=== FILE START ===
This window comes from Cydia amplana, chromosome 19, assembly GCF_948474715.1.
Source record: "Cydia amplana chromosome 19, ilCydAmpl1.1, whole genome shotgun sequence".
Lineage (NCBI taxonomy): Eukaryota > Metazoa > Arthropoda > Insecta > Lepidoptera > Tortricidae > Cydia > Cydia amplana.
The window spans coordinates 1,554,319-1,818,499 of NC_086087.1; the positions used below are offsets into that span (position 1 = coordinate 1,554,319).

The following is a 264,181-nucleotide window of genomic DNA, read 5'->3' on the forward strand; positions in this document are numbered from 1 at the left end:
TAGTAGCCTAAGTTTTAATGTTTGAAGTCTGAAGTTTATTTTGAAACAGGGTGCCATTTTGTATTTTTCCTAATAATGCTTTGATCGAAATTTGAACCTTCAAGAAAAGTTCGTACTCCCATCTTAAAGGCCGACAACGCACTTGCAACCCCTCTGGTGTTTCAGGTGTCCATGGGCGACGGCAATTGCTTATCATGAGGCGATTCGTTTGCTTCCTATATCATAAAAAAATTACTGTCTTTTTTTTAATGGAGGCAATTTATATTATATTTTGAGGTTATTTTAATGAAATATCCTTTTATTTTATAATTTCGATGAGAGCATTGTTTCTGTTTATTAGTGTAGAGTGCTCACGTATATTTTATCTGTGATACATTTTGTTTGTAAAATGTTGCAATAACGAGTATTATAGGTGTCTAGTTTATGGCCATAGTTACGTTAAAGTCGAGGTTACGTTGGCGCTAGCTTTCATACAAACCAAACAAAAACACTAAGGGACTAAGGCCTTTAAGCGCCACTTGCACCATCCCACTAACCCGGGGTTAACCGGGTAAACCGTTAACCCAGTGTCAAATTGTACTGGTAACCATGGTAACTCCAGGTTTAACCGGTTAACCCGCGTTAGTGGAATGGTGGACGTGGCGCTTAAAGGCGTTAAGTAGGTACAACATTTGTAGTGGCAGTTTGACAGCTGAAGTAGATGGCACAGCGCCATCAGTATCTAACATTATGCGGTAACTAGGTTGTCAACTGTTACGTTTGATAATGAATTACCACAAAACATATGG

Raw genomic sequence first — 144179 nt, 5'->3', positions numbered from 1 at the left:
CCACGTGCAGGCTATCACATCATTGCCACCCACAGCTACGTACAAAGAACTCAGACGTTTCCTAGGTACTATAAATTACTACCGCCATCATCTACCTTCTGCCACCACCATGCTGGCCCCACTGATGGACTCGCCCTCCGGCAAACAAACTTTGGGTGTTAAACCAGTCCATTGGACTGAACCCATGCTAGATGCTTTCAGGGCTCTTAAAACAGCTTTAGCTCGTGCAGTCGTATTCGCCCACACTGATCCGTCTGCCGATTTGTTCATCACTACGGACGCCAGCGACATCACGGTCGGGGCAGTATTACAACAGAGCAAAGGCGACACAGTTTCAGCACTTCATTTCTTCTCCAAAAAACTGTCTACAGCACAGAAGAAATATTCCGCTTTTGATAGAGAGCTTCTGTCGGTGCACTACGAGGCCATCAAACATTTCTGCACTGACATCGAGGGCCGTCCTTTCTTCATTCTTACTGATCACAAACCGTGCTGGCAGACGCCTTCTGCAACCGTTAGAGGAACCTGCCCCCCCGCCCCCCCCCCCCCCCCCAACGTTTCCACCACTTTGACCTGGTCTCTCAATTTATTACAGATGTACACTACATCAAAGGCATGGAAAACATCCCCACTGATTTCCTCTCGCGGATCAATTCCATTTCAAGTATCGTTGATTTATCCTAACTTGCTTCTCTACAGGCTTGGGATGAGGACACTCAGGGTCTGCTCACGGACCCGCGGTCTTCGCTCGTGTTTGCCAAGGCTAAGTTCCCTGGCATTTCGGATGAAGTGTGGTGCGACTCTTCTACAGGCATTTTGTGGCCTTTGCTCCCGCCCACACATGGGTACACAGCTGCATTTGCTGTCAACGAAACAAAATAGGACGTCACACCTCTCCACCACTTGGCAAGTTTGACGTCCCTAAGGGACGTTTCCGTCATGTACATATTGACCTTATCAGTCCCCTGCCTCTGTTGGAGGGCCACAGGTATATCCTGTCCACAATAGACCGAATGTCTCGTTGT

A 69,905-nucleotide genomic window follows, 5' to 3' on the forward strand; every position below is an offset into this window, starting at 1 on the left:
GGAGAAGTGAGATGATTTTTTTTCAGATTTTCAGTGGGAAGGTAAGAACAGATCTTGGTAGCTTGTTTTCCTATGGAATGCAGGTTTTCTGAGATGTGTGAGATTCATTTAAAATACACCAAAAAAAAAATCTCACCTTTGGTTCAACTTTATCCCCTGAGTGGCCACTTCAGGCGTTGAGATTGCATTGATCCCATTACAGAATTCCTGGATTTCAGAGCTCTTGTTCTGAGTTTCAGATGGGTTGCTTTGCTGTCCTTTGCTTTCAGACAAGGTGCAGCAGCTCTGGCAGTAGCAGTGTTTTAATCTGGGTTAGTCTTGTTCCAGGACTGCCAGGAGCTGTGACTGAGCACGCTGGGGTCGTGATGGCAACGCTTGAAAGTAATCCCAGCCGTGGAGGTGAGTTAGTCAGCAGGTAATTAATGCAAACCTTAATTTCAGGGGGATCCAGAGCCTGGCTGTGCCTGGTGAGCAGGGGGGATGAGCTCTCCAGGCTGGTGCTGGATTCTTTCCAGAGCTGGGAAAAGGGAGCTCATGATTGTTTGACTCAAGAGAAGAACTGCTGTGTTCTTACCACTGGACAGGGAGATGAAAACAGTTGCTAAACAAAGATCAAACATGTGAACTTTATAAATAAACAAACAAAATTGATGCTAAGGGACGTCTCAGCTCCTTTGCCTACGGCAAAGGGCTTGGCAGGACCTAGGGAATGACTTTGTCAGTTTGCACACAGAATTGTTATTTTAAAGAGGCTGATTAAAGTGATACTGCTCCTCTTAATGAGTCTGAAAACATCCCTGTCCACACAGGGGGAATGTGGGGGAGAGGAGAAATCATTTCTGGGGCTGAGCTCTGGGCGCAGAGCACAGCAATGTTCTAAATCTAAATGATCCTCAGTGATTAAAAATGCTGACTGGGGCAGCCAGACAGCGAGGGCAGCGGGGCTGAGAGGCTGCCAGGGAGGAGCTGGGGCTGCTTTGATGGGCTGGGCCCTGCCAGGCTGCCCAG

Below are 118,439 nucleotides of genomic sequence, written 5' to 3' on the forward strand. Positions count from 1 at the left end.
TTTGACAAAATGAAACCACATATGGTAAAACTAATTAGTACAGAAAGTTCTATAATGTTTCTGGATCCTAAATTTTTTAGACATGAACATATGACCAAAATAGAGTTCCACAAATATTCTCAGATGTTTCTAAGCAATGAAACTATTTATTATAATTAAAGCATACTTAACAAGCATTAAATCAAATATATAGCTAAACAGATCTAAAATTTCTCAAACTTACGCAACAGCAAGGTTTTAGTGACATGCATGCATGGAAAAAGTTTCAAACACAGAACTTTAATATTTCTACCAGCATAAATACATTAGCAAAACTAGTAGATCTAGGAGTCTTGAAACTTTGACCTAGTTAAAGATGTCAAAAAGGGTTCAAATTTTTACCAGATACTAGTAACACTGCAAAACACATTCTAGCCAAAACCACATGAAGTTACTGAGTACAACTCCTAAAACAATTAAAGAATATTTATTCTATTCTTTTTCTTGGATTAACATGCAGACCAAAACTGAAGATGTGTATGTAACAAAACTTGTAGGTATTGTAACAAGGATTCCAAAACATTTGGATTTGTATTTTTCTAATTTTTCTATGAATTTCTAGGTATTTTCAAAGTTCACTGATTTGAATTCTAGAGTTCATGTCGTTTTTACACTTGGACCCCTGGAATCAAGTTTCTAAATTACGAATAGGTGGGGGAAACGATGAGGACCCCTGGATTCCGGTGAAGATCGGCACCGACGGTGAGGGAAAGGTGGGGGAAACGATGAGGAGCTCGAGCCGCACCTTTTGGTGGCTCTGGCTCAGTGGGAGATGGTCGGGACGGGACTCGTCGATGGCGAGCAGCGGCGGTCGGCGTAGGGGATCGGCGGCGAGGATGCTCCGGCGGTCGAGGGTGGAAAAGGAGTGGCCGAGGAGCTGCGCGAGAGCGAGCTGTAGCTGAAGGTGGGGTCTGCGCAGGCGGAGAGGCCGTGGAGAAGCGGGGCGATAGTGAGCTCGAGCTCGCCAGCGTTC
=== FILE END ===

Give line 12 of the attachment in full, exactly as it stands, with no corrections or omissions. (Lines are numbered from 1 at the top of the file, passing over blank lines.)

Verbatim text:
TTTGACAAAATGAAACCACATATGGTAAAACTAATTAGTACAGAAAGTTCTATAATGTTTCTGGATCCTAAATTTTTTAGACATGAACATATGACCAAAATAGAGTTCCACAAATATTCTCAGATGTTTCTAAGCAATGAAACTATTTATTATAATTAAAGCATACTTAACAAGCATTAAATCAAATATATAGCTAAACAGATCTAAAATTTCTCAAACTTACGCAACAGCAAGGTTTTAGTGACATGCATGCATGGAAAAAGTTTCAAACACAGAACTTTAATATTTCTACCAGCATAAATACATTAGCAAAACTAGTAGATCTAGGAGTCTTGAAACTTTGACCTAGTTAAAGATGTCAAAAAGGGTTCAAATTTTTACCAGATACTAGTAACACTGCAAAACACATTCTAGCCAAAACCACATGAAGTTACTGAGTACAACTCCTAAAACAATTAAAGAATATTTATTCTATTCTTTTTCTTGGATTAACATGCAGACCAAAACTGAAGATGTGTATGTAACAAAACTTGTAGGTATTGTAACAAGGATTCCAAAACATTTGGATTTGTATTTTTCTAATTTTTCTATGAATTTCTAGGTATTTTCAAAGTTCACTGATTTGAATTCTAGAGTTCATGTCGTTTTTACACTTGGACCCCTGGAATCAAGTTTCTAAATTACGAATAGGTGGGGGAAACGATGAGGACCCCTGGATTCCGGTGAAGATCGGCACCGACGGTGAGGGAAAGGTGGGGGAAACGATGAGGAGCTCGAGCCGCACCTTTTGGTGGCTCTGGCTCAGTGGGAGATGGTCGGGACGGGACTCGTCGATGGCGAGCAGCGGCGGTCGGCGTAGGGGATCGGCGGCGAGGATGCTCCGGCGGTCGAGGGTGGAAAAGGAGTGGCCGAGGAGCTGCGCGAGAGCGAGCTGTAGCTGAAGGTGGGGTCTGCGCAGGCGGAGAGGCCGTGGAGAAGCGGGGCGATAGTGAGCTCGAGCTCGCCAGCGTTC